Here are my votes for the MVP award:
1. Justin Verlander. For most of the season, Jose Bautista had the highest Wins Above Replacement in the American League (per Baseball-reference.com). At seasons end though, Verlander and Bautista were in a tie. In this case my tie breaker is Verlander’s contributions to a playoff team. Looking back at the season, Verlander’s June performance stands out to me. On June 1 the Tigers were five games back, and at the end of the month they were a half game up in the Central division. During that time Verlander made six starts, pitched at least eight innings in five of them (and seven in the other), and allowed only five runs, no more than two in any start. He pitched 49 innings with a 0.92 ERA, walked six and struck out 54. In the end the Tigers won by 15 games, they didn't need Verlander’s performance. But at the time, it was extremely impressive and the clearest example in the 2011 season of one player carrying his team.2. Jose Bautista. He was the early favorite, hitting a Barry Bonds-like 363/505/786 for the first two months. After that, he was still very good. Despite Toronto’s .500 finish, I would have been more than happy to vote for him. I don’t hold it against him that Rajai Davis is not Curtis Granderson, or that Aaron Hill is no Robinson Cano. But in the end, Verlander’s excellence equaled that of Bautista, and the playoff situation became a tiny tiebreaker.
3. Jacoby Ellsbury. Just a great all-around season, with Ellsbury adding power to a high average, great base running, and strong defensive game. I greatly enjoyed the Red Sox September collapse, but Ellsbury, hitting .358 with 8 homers in the final month, did everything he could to avoid it.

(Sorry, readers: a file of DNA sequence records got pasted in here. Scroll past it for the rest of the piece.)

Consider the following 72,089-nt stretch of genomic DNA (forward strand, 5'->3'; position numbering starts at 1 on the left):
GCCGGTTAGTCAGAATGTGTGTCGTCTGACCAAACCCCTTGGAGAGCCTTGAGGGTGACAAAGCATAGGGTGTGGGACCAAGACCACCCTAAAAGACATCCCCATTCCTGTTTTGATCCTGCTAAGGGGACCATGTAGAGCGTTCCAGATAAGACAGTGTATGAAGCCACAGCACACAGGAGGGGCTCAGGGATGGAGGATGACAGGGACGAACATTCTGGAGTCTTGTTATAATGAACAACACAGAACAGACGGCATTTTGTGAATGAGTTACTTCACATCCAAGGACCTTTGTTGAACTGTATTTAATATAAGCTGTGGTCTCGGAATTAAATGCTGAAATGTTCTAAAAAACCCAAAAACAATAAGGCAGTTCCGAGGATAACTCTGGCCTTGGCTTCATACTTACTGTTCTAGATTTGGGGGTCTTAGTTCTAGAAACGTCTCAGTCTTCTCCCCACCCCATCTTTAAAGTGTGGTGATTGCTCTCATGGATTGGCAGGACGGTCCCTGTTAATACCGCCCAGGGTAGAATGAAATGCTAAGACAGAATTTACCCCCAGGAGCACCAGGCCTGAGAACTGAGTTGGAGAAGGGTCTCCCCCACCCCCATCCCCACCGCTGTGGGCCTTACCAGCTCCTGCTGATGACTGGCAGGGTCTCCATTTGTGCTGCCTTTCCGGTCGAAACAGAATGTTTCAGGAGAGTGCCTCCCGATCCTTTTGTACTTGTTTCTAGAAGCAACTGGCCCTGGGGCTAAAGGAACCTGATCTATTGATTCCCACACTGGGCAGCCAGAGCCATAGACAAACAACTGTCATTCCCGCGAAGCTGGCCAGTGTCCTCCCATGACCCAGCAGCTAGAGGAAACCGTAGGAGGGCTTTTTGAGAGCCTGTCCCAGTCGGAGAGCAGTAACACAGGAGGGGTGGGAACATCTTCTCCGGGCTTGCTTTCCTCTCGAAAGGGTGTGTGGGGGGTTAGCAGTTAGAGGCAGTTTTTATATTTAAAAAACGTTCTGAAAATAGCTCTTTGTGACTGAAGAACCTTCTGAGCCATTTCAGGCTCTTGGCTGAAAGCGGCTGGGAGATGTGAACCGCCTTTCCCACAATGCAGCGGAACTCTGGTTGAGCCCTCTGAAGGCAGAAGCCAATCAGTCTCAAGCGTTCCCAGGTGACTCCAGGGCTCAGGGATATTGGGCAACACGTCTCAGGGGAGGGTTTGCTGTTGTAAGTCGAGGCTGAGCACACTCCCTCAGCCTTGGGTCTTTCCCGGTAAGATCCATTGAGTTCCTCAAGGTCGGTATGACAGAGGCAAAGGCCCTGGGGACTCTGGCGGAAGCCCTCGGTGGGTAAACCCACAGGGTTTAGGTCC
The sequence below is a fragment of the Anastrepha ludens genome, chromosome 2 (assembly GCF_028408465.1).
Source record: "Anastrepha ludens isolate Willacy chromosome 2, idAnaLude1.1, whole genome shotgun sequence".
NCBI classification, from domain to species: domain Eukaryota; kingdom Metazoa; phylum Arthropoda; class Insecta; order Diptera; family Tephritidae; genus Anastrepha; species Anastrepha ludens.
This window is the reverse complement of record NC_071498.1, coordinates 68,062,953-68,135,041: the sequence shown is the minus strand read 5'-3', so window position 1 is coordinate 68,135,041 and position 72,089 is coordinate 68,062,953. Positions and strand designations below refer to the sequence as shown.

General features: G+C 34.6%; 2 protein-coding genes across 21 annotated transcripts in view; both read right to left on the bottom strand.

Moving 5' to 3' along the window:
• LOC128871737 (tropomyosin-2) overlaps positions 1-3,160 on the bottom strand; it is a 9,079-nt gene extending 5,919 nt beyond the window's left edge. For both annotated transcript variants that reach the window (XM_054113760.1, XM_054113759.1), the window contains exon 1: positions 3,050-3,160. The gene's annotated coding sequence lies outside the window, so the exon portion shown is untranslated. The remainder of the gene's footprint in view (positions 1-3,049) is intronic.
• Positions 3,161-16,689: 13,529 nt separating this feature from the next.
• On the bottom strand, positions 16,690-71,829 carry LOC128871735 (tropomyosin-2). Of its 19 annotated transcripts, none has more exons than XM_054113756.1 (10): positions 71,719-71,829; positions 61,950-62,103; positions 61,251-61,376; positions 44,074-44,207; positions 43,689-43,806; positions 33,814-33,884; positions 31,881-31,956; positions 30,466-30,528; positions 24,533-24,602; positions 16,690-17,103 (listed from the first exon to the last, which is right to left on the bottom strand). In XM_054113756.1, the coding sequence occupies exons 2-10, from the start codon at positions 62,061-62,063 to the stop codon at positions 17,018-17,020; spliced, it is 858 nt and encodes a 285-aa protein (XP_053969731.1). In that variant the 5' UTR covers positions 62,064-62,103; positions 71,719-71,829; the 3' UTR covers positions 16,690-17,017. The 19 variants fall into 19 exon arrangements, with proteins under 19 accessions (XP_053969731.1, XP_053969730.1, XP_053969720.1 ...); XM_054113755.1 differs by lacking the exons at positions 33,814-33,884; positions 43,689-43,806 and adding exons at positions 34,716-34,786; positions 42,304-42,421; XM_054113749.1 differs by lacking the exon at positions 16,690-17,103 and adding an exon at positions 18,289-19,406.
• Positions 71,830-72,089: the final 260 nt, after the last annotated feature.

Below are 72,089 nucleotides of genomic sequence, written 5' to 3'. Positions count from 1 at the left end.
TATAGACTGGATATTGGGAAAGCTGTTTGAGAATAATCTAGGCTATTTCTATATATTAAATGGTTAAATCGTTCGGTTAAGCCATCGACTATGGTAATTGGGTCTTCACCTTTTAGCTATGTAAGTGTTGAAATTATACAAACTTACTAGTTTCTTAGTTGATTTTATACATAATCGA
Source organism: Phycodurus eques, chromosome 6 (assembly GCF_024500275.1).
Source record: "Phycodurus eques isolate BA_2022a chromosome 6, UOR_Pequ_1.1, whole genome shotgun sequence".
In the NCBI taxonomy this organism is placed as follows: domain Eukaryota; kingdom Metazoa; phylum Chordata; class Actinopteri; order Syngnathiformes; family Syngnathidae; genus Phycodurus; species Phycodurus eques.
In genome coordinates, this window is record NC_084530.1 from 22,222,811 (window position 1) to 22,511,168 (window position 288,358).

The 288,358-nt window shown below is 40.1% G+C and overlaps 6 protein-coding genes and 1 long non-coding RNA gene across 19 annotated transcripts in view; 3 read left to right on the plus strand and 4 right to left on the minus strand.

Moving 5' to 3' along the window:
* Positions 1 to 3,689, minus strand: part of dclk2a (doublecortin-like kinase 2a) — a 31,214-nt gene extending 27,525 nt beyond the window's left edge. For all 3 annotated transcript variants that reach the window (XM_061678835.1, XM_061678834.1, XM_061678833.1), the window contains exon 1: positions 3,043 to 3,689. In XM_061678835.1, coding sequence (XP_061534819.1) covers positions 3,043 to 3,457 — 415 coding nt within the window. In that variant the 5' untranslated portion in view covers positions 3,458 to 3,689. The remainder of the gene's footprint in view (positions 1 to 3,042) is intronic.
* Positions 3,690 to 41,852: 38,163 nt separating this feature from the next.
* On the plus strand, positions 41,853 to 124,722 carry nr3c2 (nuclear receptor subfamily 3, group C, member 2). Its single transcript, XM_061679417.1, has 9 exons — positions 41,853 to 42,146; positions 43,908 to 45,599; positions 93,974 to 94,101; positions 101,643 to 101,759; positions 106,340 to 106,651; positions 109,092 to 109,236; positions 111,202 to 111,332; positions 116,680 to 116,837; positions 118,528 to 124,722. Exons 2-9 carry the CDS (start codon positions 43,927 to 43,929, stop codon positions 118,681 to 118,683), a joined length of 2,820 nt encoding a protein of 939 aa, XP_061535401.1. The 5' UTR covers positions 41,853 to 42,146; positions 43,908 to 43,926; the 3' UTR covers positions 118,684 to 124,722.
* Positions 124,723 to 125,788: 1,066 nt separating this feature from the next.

4. Miguel Cabrera. He doesn't do anything on defense, and as we saw in the playoffs, he can't run a lick. But Cabrera is a great hitter, and led the league in both batting and on base average.
5. Evan Longoria. He ranked very high in value stats such as wins above replacement because he’s a great hitter even when batting .244, and plays strong defense at third. In my estimation, he jumped a few spots with his game 162 performance, capping a 6 run 8th inning rally with a 3-run homer, and then hitting the final walk-off homer to put Tampa Bay into the playoffs.
6. Mike Napoli. Take him away from the Rangers and put him back on the Angels (while forcing Scioscia to play him over Mathis), and the Angels probably win the West. Napoli had a better season by rate stats (320/414/631, 171 OPS+) than any year Johnny Bench ever had. He played strong defense as well, with a career high 36% of opposing runners thrown out. Had he caught more than 61 games (he spent a lot of time at first and DH as well) he might even be #1 on my list.
7. Dustin Pedroia. Sure, he looks more like an imp than a king-slayer, and plays for my least favorite team, but Pedroia deserves some respect. He hits for average, gets on base, hits for power, steals bases at an excellent percentage, and does this while playing gold glove defense at second.
8. Jered Weaver. To those who don’t understand how a pitcher can be compared to a position player, my response is that it's all about wins and runs. Does a pitcher keep more runs off the scoreboard than a hitter puts onto the scoreboard? If so, then the pitcher is more valuable. Weaver was more valuable than any hitter or other pitcher on his team, and it wasn't even close.
9. Curtis Granderson. I hear he might be available! Jerry Dipoto should get on that. Granderson led the league in both runs and RBI, but his batting average (262) and on base average (364) are little short of the top candidates, and his defense in center did not grade out well in the advanced metrics. Still, he’s a fine player and had a great season, just a bit less than the guys ahead on this list.
10. Adrian Gonzalez. Gold glove defense and a 338/410/548 bat.